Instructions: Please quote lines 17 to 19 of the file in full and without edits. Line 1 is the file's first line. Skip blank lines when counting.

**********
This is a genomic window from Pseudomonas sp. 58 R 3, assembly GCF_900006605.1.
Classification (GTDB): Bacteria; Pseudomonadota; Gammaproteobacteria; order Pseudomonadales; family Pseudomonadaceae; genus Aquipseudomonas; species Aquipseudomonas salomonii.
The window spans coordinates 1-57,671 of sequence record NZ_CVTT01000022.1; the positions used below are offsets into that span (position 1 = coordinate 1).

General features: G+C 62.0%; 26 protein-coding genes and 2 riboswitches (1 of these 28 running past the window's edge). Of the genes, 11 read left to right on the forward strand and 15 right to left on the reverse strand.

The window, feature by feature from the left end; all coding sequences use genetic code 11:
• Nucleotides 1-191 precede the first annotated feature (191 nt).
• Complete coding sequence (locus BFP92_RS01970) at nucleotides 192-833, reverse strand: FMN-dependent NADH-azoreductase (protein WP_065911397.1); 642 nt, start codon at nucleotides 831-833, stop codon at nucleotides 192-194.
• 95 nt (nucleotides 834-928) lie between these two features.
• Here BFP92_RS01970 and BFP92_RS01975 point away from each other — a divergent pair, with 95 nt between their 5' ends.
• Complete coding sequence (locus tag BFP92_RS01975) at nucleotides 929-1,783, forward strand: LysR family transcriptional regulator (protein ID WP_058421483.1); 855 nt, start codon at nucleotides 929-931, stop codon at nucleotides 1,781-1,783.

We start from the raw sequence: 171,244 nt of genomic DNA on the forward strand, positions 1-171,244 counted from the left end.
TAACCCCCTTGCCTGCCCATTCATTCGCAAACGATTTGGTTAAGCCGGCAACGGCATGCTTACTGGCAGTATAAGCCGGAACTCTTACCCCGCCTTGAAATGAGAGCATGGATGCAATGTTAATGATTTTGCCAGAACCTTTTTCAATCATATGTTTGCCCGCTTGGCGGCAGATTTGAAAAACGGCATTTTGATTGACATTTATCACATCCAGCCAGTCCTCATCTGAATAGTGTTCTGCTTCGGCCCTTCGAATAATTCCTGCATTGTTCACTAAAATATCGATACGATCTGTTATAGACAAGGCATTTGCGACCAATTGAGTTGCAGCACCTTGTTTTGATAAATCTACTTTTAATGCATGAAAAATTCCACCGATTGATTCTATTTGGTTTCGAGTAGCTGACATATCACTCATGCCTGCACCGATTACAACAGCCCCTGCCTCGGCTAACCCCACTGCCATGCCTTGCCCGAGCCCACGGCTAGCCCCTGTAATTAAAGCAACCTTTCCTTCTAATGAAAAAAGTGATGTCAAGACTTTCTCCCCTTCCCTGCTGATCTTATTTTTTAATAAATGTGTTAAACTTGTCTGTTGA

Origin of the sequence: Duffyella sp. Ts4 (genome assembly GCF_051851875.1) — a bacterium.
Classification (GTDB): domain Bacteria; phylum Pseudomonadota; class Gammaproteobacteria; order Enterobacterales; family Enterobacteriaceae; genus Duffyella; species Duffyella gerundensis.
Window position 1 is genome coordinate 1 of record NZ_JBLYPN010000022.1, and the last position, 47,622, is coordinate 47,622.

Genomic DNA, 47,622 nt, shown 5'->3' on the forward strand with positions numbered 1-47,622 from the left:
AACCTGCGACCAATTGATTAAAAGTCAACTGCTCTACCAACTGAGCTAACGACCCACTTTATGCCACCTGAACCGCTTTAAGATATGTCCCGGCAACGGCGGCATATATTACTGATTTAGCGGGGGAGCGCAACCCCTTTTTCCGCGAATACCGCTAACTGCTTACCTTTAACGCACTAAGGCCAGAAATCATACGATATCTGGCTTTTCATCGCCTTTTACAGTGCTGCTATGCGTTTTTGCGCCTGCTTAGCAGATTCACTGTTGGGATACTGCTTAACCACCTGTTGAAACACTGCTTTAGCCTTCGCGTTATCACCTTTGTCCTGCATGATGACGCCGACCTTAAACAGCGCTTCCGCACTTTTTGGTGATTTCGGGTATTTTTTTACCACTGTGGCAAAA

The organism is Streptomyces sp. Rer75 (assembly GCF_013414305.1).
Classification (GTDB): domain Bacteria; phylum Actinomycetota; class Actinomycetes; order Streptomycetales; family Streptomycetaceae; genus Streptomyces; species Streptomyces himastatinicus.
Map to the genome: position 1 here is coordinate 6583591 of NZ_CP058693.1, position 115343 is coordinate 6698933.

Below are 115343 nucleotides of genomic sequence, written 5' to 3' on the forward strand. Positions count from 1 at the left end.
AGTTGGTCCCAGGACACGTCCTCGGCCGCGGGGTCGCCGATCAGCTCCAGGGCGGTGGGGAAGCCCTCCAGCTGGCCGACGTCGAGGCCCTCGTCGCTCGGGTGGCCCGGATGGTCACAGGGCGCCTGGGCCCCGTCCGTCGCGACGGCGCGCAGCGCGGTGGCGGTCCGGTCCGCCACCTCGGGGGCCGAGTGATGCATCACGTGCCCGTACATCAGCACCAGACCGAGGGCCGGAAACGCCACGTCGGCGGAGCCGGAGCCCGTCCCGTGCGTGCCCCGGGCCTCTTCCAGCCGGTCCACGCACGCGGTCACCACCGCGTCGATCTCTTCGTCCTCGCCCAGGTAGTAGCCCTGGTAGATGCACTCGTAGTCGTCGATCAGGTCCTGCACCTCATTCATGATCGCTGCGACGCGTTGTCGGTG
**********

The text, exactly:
AACCTGCGACCAATTGATTAAAAGTCAACTGCTCTACCAACTGAGCTAACGACCCACTTTATGCCACCTGAACCGCTTTAAGATATGTCCCGGCAACGGCGGCATATATTACTGATTTAGCGGGGGAGCGCAACCCCTTTTTCCGCGAATACCGCTAACTGCTTACCTTTAACGCACTAAGGCCAGAAATCATACGATATCTGGCTTTTCATCGCCTTTTACAGTGCTGCTATGCGTTTTTGCGCCTGCTTAGCAGATTCACTGTTGGGATACTGCTTAACCACCTGTTGAAACACTGCTTTAGCCTTCGCGTTATCACCTTTGTCCTGCATGATGACGCCGACCTTAAACAGCGCTTCCGCACTTTTTGGTGATTTCGGGTATTTTTTTACCACTGTGGCAAAA

The organism is Streptomyces sp. Rer75 (assembly GCF_013414305.1).
Classification (GTDB): domain Bacteria; phylum Actinomycetota; class Actinomycetes; order Streptomycetales; family Streptomycetaceae; genus Streptomyces; species Streptomyces himastatinicus.